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I recently have run into something very disturbing. While applying to craft fairs that I have been to and not been to, I have gotten turned down because the fair already had a blacksmith. At the largest fair, I protested to the person in charge pointing out the multiples of potters, jewelers, painters, and so on. That seemed to have done the trick.

However, I applied at Bear on the Square here in my own town. It is a show I was in last year. I had met Dave Custer (Firery Furnace) there the year before. I taught him how to forge weld that day. There is also Paul from the folk school in NC. They both come as a "package deal" and the jury committee wants to keep them.

That is all well and good, but when I am not let in because three blacksmiths would upset the balance, especially when my work is exactly what they fair wants and they all agreed that my work was excellent. I become less than happy. I let the committee know that I expected to see no more than two potters, painters.... when fair time comes around.

What can be done about this? I am not going to take it, yet I don't want to sue them for discriminating against blacksmiths.

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Definitely not fair-as to how to go from there-not a clue. How about talking to the other 2 guys and see if they will help by talking to the committee for you? Since you've helped one of them maybe he'll return the favor.

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Unfortunately nothing new. I ran into this in the '70's. Even the National shows practice this. So many potters, jewelers, weavers, but only a couple of smiths. It's due to their ignorance. They think we all do the same thing. Probably horseshoes. (Sorry for cussing.) Best thing is to talk with them and show them the variety of work that's being done. Explain you are helping to re-educate the public as to what's being done today. How exciting it is. Good luck!

I was turned down from one National show and then got to see the slides of those that got in. One smith got in with 5 slides of nothing but wall hooks! I went right to the director and complained. I was told that they needed that for their wholesalers. Fine I said then open up more spaces for smiths. You never know what you're dealing with. At least I learned not to take it personal if not accepted to a show, but you still have to make money.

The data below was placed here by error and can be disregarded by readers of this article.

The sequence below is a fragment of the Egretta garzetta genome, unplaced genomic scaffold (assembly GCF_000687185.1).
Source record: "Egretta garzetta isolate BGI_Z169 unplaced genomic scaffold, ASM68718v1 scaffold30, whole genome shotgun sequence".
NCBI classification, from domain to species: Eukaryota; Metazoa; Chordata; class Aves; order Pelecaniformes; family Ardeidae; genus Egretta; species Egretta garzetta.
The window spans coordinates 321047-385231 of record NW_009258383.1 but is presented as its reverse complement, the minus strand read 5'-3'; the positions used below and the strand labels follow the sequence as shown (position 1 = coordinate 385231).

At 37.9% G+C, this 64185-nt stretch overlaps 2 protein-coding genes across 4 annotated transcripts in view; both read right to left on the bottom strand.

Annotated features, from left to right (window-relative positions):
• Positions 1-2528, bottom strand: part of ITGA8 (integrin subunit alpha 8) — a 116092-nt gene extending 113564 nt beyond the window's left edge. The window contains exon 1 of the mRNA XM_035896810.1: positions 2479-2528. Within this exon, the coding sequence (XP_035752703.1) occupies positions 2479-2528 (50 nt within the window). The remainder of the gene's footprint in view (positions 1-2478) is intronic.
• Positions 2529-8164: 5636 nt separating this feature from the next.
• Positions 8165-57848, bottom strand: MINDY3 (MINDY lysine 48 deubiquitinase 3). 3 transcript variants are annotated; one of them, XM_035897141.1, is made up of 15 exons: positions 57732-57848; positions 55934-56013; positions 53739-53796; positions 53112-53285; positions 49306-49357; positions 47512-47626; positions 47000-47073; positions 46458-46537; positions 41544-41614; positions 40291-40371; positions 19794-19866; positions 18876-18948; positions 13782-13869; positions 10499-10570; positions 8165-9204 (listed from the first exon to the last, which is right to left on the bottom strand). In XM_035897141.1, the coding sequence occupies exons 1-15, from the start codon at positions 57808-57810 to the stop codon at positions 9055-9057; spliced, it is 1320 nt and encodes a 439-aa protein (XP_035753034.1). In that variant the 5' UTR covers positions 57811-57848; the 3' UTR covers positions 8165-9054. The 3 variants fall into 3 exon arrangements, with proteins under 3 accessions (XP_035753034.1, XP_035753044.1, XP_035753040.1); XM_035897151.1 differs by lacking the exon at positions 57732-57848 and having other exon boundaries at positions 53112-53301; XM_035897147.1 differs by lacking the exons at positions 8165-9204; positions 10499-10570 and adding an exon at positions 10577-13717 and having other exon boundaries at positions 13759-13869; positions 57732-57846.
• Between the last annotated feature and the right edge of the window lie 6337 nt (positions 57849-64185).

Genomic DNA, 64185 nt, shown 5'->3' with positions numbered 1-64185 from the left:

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I did talk with one smith and he is going to write a letter of concern. I have not been able to contact the other yet. I have never seen one blacksmith not back up another one and I really hope that I won't be disappointed.

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I hate to say it but sometimes life isn't fair. I would suspect that the committee has the final say as to who attends and who does not. As for suing on the grounds of discrimination, I don't think blacksmiths are a protected class under Federal law yet (LOL).

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Im doing a festival in Orange Beach Alabama next month with a good friend of mine. we are setting up one forge that we will both share...its so much work that I'm happy to have help...what he sells, he keeps....what I sell, I keep... its a two day event so that is 14hours of forging....
Nothing would be more of a draw than three anvils ringing during your event if you guys could get together....you would most likely sell more together than anyone of you would seperately